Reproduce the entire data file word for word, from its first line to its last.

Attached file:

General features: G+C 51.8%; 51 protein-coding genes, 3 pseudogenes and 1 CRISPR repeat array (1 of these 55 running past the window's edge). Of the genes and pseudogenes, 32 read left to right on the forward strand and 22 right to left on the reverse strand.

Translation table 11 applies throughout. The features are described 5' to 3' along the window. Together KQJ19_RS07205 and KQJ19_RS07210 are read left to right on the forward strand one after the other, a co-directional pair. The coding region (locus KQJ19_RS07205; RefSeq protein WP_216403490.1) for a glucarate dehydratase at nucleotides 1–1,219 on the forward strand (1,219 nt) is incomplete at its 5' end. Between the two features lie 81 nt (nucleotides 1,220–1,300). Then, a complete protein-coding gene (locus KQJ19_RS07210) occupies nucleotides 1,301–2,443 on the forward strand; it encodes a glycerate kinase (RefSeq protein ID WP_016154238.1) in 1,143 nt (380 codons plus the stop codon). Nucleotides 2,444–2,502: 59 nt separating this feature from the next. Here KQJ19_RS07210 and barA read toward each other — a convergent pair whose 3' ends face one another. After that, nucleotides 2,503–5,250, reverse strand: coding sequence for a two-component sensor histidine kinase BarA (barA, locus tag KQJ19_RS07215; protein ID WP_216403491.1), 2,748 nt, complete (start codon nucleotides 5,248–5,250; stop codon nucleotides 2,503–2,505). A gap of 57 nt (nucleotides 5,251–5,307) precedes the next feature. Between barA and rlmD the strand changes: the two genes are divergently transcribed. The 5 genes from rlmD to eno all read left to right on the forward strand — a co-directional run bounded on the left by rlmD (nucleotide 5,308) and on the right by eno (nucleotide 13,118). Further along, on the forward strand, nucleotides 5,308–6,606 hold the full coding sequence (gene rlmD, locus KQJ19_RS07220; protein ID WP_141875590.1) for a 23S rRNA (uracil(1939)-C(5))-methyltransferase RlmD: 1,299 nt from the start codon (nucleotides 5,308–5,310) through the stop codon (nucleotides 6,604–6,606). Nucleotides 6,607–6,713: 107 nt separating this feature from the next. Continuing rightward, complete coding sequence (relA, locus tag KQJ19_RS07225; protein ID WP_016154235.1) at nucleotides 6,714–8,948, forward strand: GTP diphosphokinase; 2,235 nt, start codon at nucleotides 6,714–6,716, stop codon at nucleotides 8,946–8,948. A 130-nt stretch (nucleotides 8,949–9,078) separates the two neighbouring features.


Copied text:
General features: G+C 51.8%; 51 protein-coding genes, 3 pseudogenes and 1 CRISPR repeat array (1 of these 55 running past the window's edge). Of the genes and pseudogenes, 32 read left to right on the forward strand and 22 right to left on the reverse strand.

Translation table 11 applies throughout. The features are described 5' to 3' along the window. Together KQJ19_RS07205 and KQJ19_RS07210 are read left to right on the forward strand one after the other, a co-directional pair. The coding region (locus KQJ19_RS07205; RefSeq protein WP_216403490.1) for a glucarate dehydratase at nucleotides 1–1,219 on the forward strand (1,219 nt) is incomplete at its 5' end. Between the two features lie 81 nt (nucleotides 1,220–1,300). Then, a complete protein-coding gene (locus KQJ19_RS07210) occupies nucleotides 1,301–2,443 on the forward strand; it encodes a glycerate kinase (RefSeq protein ID WP_016154238.1) in 1,143 nt (380 codons plus the stop codon). Nucleotides 2,444–2,502: 59 nt separating this feature from the next. Here KQJ19_RS07210 and barA read toward each other — a convergent pair whose 3' ends face one another. After that, nucleotides 2,503–5,250, reverse strand: coding sequence for a two-component sensor histidine kinase BarA (barA, locus tag KQJ19_RS07215; protein ID WP_216403491.1), 2,748 nt, complete (start codon nucleotides 5,248–5,250; stop codon nucleotides 2,503–2,505). A gap of 57 nt (nucleotides 5,251–5,307) precedes the next feature. Between barA and rlmD the strand changes: the two genes are divergently transcribed. The 5 genes from rlmD to eno all read left to right on the forward strand — a co-directional run bounded on the left by rlmD (nucleotide 5,308) and on the right by eno (nucleotide 13,118). Further along, on the forward strand, nucleotides 5,308–6,606 hold the full coding sequence (gene rlmD, locus KQJ19_RS07220; protein ID WP_141875590.1) for a 23S rRNA (uracil(1939)-C(5))-methyltransferase RlmD: 1,299 nt from the start codon (nucleotides 5,308–5,310) through the stop codon (nucleotides 6,604–6,606). Nucleotides 6,607–6,713: 107 nt separating this feature from the next. Continuing rightward, complete coding sequence (relA, locus tag KQJ19_RS07225; protein ID WP_016154235.1) at nucleotides 6,714–8,948, forward strand: GTP diphosphokinase; 2,235 nt, start codon at nucleotides 6,714–6,716, stop codon at nucleotides 8,946–8,948. A 130-nt stretch (nucleotides 8,949–9,078) separates the two neighbouring features.